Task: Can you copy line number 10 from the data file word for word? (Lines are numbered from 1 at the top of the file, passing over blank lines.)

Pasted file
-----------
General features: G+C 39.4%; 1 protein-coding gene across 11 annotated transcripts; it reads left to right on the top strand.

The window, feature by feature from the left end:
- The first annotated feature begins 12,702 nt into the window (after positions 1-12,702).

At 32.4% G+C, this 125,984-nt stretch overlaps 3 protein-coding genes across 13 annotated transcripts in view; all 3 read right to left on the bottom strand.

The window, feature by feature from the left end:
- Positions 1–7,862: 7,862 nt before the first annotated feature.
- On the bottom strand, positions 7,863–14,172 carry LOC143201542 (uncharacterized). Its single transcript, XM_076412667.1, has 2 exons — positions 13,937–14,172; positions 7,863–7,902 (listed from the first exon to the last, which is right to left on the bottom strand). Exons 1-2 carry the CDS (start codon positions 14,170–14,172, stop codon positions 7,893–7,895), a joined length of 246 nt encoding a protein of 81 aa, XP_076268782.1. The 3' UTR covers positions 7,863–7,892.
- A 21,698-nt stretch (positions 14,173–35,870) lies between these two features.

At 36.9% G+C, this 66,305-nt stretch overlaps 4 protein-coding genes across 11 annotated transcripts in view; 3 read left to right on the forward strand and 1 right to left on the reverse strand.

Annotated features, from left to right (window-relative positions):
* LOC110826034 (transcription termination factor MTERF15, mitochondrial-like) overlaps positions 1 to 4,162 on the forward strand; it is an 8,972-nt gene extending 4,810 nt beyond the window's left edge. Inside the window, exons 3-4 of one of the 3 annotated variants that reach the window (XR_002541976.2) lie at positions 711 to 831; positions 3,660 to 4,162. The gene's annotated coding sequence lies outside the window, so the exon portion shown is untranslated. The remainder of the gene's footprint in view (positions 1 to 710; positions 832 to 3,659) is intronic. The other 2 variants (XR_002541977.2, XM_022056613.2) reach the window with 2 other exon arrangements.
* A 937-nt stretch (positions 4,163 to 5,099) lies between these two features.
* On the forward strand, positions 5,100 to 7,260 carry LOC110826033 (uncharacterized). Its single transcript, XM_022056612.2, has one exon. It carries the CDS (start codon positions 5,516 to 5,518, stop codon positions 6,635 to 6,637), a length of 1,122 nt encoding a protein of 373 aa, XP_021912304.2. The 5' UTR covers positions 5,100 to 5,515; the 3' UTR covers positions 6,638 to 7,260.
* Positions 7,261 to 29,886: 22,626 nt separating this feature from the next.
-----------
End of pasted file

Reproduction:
Annotated features, from left to right (window-relative positions):